Once they described that I would have there be a knock at the door and have a beautiful woman in expensive clothing walk in. Next I would say to one of the other players, “You’re sitting on the couch reading the paper when she walks in. What is your first impression of the beautiful woman? Describe her in first person.”
This reinforces the genre and tone I’m going for since Noir detective stories tend to get inside the head of the characters. Plus I’m getting the players to give some insight into their characters and keeping them involved in the storytelling instead of just talking to them. At this point whatever conflict I wanted to present to the PCs I do using the femme fatale as my vehicle for doing so. She offers them a job which they take since they’re PIs and need the money (since PIs are almost always broke). Tone presented, hook set, characters involved, job done. From here it’s all fallout and keeping the tone, themes, and characters in mind when you frame future scenes. Which leads to…
The framing of a scene is similar to the framing of your story arc except all scenes you frame from here on build upon the first scene and the scenes which came before the current one. These scenes exist to allow the PCs to make choices to push the story forward and create conflicts for them to overcome, whether it’s shooting bad guys, infiltrating criminal organizations, or hitting at the blackjack table instead of standing on that 20 — because while you both have 20 you need to win this hand and get out of here with the cash or you won’t make it to the exchange in time and your friend is going to die.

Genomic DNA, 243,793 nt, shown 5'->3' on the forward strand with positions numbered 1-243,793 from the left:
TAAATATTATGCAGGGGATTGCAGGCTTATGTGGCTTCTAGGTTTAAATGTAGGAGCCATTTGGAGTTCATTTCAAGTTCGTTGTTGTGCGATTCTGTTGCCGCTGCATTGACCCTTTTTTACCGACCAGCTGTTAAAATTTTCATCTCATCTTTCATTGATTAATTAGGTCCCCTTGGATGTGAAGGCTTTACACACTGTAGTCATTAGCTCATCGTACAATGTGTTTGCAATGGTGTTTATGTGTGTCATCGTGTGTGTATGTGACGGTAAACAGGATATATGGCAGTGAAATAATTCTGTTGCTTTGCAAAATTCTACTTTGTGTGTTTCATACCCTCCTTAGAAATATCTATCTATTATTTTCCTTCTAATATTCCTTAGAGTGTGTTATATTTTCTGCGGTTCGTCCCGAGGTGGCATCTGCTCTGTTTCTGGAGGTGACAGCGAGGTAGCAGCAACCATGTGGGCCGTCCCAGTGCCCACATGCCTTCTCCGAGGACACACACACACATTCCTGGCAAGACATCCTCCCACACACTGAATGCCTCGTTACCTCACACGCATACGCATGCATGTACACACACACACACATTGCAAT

Framing these scenes by keeping to the ideas you’ve established in your campaign frame and story arc frame will reinforce the kinds of choices your players will want to make and keep them thinking along the established ideas. The words and props you use will spark the imagination of the people you’re gaming with, inciting them to make decisions which will prompt your imagination in return. Here’s an example of a framing a scene:
“You find yourself in Terry’s Place, a diner you frequent. Where do you sit and what are you eating?”
The players give their answers and you continue.
“The food tastes great as you’ve once again barely escaped a death defying situation.”
This is a great place to remind them of the death defying situation they’ve just escaped from, but if you’re starting a session cold then you can ask “What death defying situation have you just escaped from?” In this example the question is “How did you escape from a death defying situation the Villi mob put you in?”
“I guess the Villi mob didn’t appreciate your interference in their most recent plans. That’s when a chair is pulled up to your booth and a man sits down wearing a black coat and a fedora. His eyes take you in mid-bite as you hear the click of a gun cocking from below the table. Neither of the man’s hands are visible as he gives you small smirk.”
“Hi, boys. Sorry about this, but Mr. Villi wants a word with you.”
You can ask the players who the gunman is or insert your own NPC.
“You recognize the man as Bobby the Hat, a Villi mob trouble shooter — and that means he sometimes shoots the trouble.”
Now we play the game of act and react.
So that’s how I think about framing. I’m curious as to how you start campaigns, story arcs, and scenes — please let me know. I’m also interested in how you promote a tone or theme during your gaming sessions? Thanks for reading.